“Already on a water break? You have a kind instructor.”, Sensei smiled benevolently as we ran eagerly out the training area for a much needed drink of water. Ram and I looked at each other. This was going to be a long week.
We had been attending Krav Maga classes for a little over a year and it had become an integral part of our lifestyles. The Hyderabad chapter of the IKMF was the youngest at the time, and we sometimes wondered what it would be like to train at their Delhi headquarters.
An opportunity came up soon after our first grading test, when a week-long P-level camp was announced. Having wangled a week’s leave from our workplaces, Ram and I packed our bags and headed for Delhi.
Looking back, the camp was an incredible experience in more ways than one. For seven hours over a period of seven unforgettable days, we were pushed beyond what we thought was the limit of our endurance. Our day was filled with practicing punches, kicks, chokes, bear hugs, breakfalls, rolls, groundfighting, conditioning and a variety of bag drills, and then it was time for the chief instructor to put us through the grinder.
A typical day went something like this:
8 AM – Prepare survival kit
Our best friends while training were three 1-liter bottles – one with plain water, the second had Glucon-D, while the third contained a generous helping of Electral. And this was only for the morning session!
The survival kit had to be restocked in the afternoon, which meant that we ended up drinking well over six liters a day during class alone!
10 AM to 1 PM
An intensive warm-up followed by an even more intensive class! The rivers of sweat never ceased, and we often found ourselves running to wring our shirts in the midst of training. Eventually we accepted the futility of trying to wring our shirts and simply went with the flow.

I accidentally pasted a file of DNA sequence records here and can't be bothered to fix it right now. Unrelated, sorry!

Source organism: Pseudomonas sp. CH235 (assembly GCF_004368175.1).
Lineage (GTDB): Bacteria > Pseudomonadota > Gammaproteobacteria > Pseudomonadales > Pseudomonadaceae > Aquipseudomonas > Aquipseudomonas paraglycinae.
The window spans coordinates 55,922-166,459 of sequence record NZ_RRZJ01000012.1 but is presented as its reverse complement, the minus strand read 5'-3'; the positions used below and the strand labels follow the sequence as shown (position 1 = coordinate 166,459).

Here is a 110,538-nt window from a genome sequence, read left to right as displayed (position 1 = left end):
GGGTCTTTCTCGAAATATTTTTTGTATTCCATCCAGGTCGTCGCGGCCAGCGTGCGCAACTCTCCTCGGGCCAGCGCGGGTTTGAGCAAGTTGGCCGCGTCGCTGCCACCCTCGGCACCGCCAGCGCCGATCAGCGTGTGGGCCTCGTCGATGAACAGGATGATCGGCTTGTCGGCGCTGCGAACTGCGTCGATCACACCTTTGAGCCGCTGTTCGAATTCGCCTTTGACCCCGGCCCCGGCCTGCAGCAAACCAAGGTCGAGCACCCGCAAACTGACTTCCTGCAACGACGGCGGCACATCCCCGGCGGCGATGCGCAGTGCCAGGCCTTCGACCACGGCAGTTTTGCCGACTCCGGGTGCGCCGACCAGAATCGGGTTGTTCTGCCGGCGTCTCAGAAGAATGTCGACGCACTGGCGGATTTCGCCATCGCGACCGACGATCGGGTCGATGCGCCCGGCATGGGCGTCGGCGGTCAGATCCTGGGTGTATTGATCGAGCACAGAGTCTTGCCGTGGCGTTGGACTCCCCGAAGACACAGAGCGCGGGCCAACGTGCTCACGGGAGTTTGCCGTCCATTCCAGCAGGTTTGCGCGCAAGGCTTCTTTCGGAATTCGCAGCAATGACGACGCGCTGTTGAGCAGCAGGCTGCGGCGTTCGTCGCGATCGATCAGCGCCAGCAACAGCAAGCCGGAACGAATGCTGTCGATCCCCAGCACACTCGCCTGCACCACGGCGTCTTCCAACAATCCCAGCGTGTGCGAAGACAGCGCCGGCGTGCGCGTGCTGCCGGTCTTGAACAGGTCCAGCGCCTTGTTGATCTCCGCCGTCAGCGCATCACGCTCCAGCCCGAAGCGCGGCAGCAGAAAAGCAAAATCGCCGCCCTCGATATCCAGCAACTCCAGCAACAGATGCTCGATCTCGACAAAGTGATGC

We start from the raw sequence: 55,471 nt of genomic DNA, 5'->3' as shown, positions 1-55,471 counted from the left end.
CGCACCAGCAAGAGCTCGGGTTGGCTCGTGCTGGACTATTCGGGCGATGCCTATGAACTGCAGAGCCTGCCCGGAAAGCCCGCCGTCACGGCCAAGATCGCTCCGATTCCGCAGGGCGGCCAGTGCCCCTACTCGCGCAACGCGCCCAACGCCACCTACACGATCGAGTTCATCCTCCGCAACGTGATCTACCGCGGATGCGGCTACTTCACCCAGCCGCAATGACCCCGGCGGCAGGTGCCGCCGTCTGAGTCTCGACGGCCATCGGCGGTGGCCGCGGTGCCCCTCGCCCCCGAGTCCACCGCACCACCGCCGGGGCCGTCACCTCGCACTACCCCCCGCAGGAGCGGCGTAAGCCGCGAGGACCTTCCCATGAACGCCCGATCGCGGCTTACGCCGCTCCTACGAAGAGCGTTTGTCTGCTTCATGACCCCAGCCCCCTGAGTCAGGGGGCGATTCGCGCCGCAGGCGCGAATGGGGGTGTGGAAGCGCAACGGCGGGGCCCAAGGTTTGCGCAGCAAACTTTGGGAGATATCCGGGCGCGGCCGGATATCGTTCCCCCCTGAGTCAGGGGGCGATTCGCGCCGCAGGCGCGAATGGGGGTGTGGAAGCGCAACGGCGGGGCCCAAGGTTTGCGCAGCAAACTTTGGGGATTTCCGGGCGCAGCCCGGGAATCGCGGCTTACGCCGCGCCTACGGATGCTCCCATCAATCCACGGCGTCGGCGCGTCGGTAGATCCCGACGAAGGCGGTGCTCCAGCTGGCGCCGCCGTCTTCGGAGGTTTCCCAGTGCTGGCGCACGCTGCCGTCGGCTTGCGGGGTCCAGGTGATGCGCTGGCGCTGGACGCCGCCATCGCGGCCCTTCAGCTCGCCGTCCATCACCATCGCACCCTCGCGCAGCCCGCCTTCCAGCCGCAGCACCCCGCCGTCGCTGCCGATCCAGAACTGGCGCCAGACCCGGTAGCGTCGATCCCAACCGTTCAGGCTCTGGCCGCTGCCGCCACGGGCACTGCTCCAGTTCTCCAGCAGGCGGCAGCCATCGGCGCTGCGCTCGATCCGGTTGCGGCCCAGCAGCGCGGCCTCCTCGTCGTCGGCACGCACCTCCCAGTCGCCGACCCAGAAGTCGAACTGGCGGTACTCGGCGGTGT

2 PM to 5 PM
The afternoon session was much more rigorous because this was when the Chief Instructor, Mr. Vicky Kapoor usually stepped in to replace our ‘kind instructor’. As soon as he entered, the atmosphere in the dojo changed. After all, we were now being closely observed by someone with more martial arts experience than all of us put together.
‘Bags!’ he would say without preamble, and proceed to put us through a series of drills that required us to tap into energy reserves that we never thought we had. One of these drills was, for example – front breakfall – 5 push-ups – complete the technique and and deliver multiple punches and kicks.
This drill may sound easy, but executing them to the Chief Instructor’s satisfaction after five hours of Krav Maga took a great deal of effort! On other days, we were made to pummel the punching bags till he told us to stop, which he did only after what seemed like a very long time.
We sneaked several peeks at the clock as it neared 5 PM. But there were times when Mr. Vicky Kapoor was in a particularly good mood.
“I have good news for you all.”, he smiled as we stood about with our chests heaving.
“Class will end at 6 PM today.” But the day was not over for the two of us even after the clock struck six.
7.30 PM to 8.30 PM – attend regular class
As we were the only students from out of town, Sensei wanted us to get the most out of our time in Delhi. This meant that after camp, we attended the regular classes on Mondays, Wednesdays and Fridays.
It was during one of these classes that we encountered a little practitioner who was unperturbed by having to practice with two boys who were twice his height and thrice his age. He executed techniques with absolute confidence and his reflexes were no less impressive.
Needless to say, with a schedule like this, we slept like logs. Our training probably followed us into dreamland, because I saw Ram kicking in his sleep on at least two occasions while I gave the bed an elbow strike at least once!
Over the course of the week, we also hoarded almost every water bottle we bought for the mindless joy of taking a picture like this. We couldn’t fit all of them into the frame, and here are the sixty-five lucky bottles that made it.
After seven intense days, the camp was over, and both of us had survived. We were leaner, perhaps a little more meaner, pleased with having learnt so much, and well aware of how the journey was far from over!
– Salil R